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Project starts see sharpest falls since Q1 2013

Project starts in the three months to April have fallen at the steepest rate since Q1 2013, driven by a dip in office, retail and industrial activity.

The value of projects starting on site in the period declined by 11 per cent year on year, according to the Glenigan Index for May.

The overall dip in non-residential activity was the sharpest seen since December 2009, with the underlying value of project starts 21 per cent lower than a year earlier.

Office starts decreased by 50 per cent year on year, while the retail and industrial sectors fell by 32 per cent and 27 per cent respectively.

Education starts also fell sharply, with the underlying value of starts on university projects plummeting from over £400 million a year ago to under £100 million during the three months to April.

This represents the weakest quarterly total since the end of 2010, and means that the value of education starts was down by 32 per cent relative to a year earlier.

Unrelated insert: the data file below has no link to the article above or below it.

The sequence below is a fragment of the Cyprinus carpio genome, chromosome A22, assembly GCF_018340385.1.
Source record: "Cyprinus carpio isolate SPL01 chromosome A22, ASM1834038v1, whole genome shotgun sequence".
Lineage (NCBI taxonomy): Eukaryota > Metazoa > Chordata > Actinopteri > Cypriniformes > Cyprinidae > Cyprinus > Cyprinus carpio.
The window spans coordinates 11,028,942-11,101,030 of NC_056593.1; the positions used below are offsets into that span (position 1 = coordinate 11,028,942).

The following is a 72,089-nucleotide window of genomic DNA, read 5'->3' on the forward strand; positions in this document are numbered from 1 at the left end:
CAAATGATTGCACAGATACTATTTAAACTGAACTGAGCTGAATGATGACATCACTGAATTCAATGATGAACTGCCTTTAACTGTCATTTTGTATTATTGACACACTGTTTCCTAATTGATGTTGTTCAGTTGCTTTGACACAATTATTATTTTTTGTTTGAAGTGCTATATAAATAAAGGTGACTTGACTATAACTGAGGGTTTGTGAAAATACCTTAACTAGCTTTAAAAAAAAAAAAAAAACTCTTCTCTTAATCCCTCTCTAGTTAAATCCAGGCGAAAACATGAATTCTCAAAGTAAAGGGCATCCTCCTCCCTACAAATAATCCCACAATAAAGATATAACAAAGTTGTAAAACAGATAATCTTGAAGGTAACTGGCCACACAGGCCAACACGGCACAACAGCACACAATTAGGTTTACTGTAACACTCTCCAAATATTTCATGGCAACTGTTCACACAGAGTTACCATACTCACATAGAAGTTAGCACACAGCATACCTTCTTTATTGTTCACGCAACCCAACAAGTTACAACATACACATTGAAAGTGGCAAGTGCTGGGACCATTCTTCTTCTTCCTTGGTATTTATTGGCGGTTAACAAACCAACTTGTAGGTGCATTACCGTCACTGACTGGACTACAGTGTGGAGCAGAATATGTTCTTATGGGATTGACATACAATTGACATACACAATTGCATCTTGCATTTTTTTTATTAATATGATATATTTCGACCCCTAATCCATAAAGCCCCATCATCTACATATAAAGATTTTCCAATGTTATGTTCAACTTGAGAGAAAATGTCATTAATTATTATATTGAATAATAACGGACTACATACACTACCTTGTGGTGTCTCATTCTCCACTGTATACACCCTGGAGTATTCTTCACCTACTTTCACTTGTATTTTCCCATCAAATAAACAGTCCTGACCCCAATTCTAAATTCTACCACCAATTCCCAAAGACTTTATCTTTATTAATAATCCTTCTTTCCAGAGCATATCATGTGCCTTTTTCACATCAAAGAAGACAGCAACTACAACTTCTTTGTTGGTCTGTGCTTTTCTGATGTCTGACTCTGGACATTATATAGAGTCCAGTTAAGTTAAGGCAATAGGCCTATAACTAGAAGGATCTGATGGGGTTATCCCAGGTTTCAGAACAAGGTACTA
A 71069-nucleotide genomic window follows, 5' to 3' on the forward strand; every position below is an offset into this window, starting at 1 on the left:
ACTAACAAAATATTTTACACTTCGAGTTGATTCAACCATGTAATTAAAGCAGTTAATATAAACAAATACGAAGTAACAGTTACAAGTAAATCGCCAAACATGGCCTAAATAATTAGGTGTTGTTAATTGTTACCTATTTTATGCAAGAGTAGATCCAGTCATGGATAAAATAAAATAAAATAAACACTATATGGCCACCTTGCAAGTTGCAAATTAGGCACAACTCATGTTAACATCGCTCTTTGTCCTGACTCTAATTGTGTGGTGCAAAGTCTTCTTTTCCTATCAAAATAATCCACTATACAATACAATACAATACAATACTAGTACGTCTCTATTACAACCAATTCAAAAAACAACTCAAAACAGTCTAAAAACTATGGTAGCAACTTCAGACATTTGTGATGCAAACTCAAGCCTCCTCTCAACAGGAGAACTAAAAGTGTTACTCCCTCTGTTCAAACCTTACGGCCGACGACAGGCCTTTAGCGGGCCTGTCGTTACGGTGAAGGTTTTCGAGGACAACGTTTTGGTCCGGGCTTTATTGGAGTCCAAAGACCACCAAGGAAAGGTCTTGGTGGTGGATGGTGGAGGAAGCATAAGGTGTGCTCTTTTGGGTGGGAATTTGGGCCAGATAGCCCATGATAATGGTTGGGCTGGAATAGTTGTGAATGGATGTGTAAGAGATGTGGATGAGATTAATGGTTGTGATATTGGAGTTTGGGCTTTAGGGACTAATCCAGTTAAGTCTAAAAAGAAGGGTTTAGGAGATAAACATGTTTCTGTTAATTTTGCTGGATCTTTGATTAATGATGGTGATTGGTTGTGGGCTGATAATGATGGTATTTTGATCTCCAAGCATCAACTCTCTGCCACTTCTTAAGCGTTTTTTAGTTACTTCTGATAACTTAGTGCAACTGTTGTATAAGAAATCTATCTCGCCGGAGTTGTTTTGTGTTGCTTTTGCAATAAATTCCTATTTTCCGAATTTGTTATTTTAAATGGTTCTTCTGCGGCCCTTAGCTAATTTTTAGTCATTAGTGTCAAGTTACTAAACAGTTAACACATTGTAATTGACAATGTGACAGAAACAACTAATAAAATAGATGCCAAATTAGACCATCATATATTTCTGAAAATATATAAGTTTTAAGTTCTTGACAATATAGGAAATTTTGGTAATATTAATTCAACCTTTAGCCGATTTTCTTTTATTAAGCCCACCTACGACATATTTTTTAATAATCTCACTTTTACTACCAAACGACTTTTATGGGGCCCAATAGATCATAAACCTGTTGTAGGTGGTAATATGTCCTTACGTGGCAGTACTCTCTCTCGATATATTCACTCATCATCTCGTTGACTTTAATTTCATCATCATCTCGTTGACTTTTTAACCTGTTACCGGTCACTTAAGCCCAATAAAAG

In contrast, the hotel and leisure sector continued to grow, albeit at a slower rate. In the three months to April, the sector saw growth of 11 per cent, down from a 31 per cent increase in the three months to March.

Private housing also recorded growth, rising by 4 per cent in the three months to April, but overall growth in the residential sector was only 1 per cent over the same period, driven by a 6 per cent decline in social housing starts.

Commenting on the data, Allan Wilén, economics director at Glenigan, said: “The pace of expansion in the commercial sectors has eased over the last six months, driven by a combination of a firming comparison base and an easing in investment across the economy during the second half of 2014.

“However the recent sharp decline is a break in this trend, and suggests a wholesale decision to ‘wait-and-see’ by private sector clients and developers.”

He added: “We expect construction starts to spring back during the second half of the year, so long as a credible government is formed and the prospect of a second general election later in the year fades. This would mitigate the impact of the recent slowdown.”

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